Giving Compass' Take:
- The COM-B model argues that behavior is influenced by: Capability, Opportunity, and Motivation and can help improve learning cultures for both donors and nonprofit organizations.
- How can funders benefit from improved learning experiences when evaluating impact?
- Read about the mindsets and motives of new donors.
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Most of the problems that the philanthropic and nonprofit sectors are trying to solve are complex, and most of the solutions that first come to mind have been ineffective as many systematic reviews have shown. Yet, organisations – whether funders or nonprofits – are not learning enough.
At its core, getting an individual or an organisation to be better at learning is a behaviour change challenge. As such, we look at it through the lens of a well-known behavioural change framework, the COM-B model, which argues that behaviour is influenced by: Capability, Opportunity and Motivation.
In the sections that follow, we reflect on how each of the core elements of the COM-B framework apply to the context of organisational learning.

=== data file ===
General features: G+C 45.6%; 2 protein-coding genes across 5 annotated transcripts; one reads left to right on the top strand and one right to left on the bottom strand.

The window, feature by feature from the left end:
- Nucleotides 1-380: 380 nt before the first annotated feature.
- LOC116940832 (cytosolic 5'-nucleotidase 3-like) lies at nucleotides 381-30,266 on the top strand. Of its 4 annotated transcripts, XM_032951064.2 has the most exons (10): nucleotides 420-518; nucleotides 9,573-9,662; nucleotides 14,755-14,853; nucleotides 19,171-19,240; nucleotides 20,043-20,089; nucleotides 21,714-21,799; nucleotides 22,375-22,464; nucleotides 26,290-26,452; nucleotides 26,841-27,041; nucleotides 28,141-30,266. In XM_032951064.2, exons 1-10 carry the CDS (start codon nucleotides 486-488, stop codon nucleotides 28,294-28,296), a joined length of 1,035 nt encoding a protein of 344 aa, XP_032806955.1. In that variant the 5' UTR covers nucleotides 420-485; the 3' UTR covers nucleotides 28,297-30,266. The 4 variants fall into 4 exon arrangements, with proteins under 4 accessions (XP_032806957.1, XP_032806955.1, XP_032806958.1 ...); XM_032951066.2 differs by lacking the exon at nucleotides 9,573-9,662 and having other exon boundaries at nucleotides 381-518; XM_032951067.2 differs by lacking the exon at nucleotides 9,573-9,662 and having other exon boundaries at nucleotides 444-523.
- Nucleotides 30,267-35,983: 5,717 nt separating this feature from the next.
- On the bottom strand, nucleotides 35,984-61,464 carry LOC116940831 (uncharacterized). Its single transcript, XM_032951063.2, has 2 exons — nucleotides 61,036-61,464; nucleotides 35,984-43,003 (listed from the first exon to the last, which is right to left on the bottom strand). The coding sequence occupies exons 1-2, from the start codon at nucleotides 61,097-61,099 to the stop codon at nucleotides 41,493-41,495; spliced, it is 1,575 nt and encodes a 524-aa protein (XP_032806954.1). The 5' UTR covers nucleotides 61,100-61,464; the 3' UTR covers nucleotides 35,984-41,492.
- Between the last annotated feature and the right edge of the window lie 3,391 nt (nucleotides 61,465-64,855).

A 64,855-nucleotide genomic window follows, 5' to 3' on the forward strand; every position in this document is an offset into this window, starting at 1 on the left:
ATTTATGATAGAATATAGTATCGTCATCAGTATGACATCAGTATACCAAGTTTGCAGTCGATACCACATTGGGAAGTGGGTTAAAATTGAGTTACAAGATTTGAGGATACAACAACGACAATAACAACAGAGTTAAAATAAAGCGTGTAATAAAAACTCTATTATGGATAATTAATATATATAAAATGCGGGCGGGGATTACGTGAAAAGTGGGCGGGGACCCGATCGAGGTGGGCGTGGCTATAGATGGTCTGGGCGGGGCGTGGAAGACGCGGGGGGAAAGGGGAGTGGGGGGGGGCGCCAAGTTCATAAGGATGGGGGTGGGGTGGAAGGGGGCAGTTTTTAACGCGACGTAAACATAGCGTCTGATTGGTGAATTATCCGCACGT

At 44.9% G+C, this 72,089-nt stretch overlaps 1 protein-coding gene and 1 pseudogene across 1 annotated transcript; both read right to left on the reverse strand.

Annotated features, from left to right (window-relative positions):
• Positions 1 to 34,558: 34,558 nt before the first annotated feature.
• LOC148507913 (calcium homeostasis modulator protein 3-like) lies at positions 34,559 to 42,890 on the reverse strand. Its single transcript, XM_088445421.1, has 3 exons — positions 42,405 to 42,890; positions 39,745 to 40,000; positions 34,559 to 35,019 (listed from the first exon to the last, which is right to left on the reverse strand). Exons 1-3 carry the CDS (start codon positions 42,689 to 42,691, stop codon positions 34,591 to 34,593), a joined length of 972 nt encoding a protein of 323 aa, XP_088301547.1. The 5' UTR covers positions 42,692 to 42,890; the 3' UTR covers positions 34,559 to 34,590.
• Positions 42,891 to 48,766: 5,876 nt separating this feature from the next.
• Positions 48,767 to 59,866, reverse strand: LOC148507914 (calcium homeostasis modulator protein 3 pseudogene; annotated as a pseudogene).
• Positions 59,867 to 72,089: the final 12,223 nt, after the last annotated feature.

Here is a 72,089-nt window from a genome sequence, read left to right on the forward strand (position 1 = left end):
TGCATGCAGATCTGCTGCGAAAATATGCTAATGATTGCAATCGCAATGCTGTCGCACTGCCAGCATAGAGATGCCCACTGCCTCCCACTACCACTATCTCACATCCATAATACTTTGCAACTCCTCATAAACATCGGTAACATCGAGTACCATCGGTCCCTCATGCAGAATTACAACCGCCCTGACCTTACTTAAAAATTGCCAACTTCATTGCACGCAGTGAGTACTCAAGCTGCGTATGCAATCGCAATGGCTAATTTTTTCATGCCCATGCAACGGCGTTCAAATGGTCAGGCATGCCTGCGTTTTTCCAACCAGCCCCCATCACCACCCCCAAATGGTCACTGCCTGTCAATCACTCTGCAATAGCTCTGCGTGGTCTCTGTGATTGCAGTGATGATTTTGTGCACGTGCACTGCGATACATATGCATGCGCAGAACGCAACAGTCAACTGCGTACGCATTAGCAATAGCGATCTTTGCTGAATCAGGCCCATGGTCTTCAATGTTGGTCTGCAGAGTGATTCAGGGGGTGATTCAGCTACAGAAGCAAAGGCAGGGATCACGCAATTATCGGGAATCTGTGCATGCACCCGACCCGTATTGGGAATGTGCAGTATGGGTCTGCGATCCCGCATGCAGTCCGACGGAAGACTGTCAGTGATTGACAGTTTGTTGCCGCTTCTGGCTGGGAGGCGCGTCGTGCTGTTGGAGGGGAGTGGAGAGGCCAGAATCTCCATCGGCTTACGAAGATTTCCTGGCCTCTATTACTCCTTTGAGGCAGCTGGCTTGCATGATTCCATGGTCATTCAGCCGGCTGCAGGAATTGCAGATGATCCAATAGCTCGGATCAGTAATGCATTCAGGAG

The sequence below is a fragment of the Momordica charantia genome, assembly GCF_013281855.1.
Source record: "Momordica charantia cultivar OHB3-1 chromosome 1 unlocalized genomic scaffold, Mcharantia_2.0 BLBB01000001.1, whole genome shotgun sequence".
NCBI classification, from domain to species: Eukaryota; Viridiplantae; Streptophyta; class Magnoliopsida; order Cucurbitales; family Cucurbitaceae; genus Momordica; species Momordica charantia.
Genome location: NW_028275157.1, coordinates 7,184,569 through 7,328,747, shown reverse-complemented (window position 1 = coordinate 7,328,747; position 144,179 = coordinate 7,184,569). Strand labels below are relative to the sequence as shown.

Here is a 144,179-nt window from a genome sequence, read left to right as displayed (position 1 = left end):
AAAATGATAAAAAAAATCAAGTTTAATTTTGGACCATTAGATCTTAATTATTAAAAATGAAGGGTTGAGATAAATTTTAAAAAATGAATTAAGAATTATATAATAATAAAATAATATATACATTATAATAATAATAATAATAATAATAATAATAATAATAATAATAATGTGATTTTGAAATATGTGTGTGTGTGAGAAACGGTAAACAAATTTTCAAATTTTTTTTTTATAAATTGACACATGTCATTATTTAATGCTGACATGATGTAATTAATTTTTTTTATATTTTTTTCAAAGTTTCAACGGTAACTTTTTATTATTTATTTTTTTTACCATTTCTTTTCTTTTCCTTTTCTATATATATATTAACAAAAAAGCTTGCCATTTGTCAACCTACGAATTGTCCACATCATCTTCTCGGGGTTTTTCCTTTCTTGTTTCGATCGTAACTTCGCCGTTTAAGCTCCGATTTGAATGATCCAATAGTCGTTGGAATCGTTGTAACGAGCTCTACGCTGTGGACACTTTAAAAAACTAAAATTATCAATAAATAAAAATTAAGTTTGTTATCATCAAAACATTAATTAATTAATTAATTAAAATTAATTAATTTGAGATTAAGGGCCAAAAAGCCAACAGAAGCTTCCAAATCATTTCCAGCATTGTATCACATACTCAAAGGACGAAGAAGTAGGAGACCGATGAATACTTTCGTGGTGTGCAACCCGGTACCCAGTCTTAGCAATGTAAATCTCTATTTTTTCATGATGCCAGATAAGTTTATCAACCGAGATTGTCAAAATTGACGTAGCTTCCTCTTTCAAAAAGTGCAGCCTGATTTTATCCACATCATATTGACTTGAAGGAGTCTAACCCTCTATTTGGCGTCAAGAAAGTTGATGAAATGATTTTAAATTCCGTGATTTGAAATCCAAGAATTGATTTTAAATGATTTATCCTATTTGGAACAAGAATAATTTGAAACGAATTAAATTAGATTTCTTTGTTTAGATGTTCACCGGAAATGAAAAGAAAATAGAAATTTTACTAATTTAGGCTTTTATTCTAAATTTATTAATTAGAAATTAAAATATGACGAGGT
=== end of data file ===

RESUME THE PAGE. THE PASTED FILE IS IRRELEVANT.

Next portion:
Strengthening capability for learning
The COM-B model makes the distinction between physical capability and psychological capability. In applying this to the context of organisational learning, we define the first as the ability to understand and use MEL concepts, resources and processes – that is, producing meaningful data, analysing and interpreting it, and the second as the ability to objectively interpret the results from the MEL data and act upon them.
Creating opportunity – or an enabling environment – for change
Tackling individuals’ MEL capability problems within an organisation is not sufficient to create a learning organisation. An enabling environment is needed to provide the opportunity for individuals to use their MEL knowledge and skills. The COM-B framework suggests that this encompasses both the physical opportunity (e.g. funds and time) and the social opportunity (e.g. the prevailing culture, norms and values).
Igniting motivation for learning
For this last component, we draw on the framework’s distinction between automatic motivation and reflective motivation. We conceptualise the first as the motivation to work with the learning tools and processes because you are directed to do so, and the second as stemming from the intrinsic belief in value of MEL to the work and to the organisation.
Read the full article about organizational learning by Joachim Krapels, Julie Bélanger, and Loïc Watine at Alliance Magazine.